Combat stress at work

The impact of stress in the workplace

Although our body is meant to deal with stressful situations, prolonged and unrelenting stress features a severe impact on physical and psychological state. It can lead to a loss of productivity, and diminished motivation, all of which further compound the stress you’re already under. The key is learning to break the cycle, spotting when the body’s stress response has become an everyday occurrence, rather than a useful reaction. It’s not always easy to combat stress, but that doesn’t mean you should accept the way chronic stress makes you feel. Keeping your body in optimal condition through diet and exercise is an effective way to improve your ability to cope with stress. You needn’t spend hours at the gym, though. The key is to take a balanced approach, especially when your workload has suddenly spiked thanks to deadlines, and your mood has plummeted thanks to inclement weather.

The ECS and stress

Fortunately, we humans have a built-in biological system called the endocannabinoid system (ECS) designed to maintain balance. Intriguingly, the Department of Psychology at the University of British Columbia proposed that the endocannabinoid system “can oppose the effects of prolonged stress”. Their conclusion is gathered from scientific evidence that CBD, a cannabinoid found in hemp, mediates the ECS, exerting “beneficial effects in various pathological conditions”. As such, more and more studies are being performed to elucidate how stimulating the ECS with CBD might be beneficial for chronic stress-related pathologies.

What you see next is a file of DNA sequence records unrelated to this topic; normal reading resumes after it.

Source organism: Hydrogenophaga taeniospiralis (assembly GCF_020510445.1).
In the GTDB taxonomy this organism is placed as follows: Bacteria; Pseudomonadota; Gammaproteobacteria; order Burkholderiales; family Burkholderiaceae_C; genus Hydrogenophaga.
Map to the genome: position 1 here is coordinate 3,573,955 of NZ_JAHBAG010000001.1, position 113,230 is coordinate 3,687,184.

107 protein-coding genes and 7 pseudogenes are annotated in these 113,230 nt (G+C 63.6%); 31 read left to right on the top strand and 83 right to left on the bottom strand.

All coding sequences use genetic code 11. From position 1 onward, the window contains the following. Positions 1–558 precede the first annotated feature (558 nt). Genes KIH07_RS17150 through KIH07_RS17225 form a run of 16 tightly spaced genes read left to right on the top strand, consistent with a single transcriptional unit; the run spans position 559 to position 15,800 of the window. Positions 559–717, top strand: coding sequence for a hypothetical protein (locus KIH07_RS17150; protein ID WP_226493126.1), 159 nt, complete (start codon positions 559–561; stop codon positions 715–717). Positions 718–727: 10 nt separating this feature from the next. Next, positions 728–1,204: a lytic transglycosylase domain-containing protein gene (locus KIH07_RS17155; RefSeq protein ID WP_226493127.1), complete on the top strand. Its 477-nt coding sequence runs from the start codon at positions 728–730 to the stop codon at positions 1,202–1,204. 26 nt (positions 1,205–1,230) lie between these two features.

Useful tips for dealing with work-related stress

While regular exercise and a healthy diet can help manage the physical impact of stress, it’s hard to know where to start when tackling the psychological symptoms. Below you’ll find simple actions and activities which will help. 1. Plan and prioritise Even if you're a well-organised person, the chaos of work-life can create turmoil. Identifying what is and what isn’t, essential is crucial to staying on top of your workload. Once you’ve highlighted secondary projects that can wait, not only will your workload feel much more manageable, but you’ll prevent any sudden surprises or unrealistic expectations. 2. Speak up Speaking up and letting colleagues or friends know when you’re feeling stressed, is vitally important. Unless you're the only member of any office, you'll bet the remainder of your team is going to be feeling an equivalent way. And, unless your boss is a tyrant they’ll recognise the importance of a cheerful and motivated workforce. Let them know the concerns you've got about workload and timescales. More often than not, there's room for compromise, which won’t damage your standing within the workplace. 3. Make time for you While it probably isn't realistic to book a two-week holiday out of the blue to the Maldives, a mere ten minutes of mindful meditation can work wonders. Alternatively, try going for a walk on your lunch break or giving yourself enough time within the evening to catch abreast of your favorite movie to help unwind. 4. Give yourself something to look forward to Treating yourself doesn’t need to be a grand gesture. Something as simple as booking a meal with your partner can make every week at work that tiny bit more manageable. Rather than that deadline approaching, there's an activity or event to look forward to instead. 5. Focus on the positive It’s only too easy to get caught up in everything that does or could fail. The reality is, successes at work aren’t exclusive to large projects; it’s all about learning the way to spot them. During a busy period of labor, try, at the top of each day, to consider one thing you’re happy you’ve achieved. They may sound simple, but the steps above can go a long way to keeping you motivated and on target. It may require one, two, or all of the ideas mentioned, but don’t be afraid to undertake a mixture and see what works for you.

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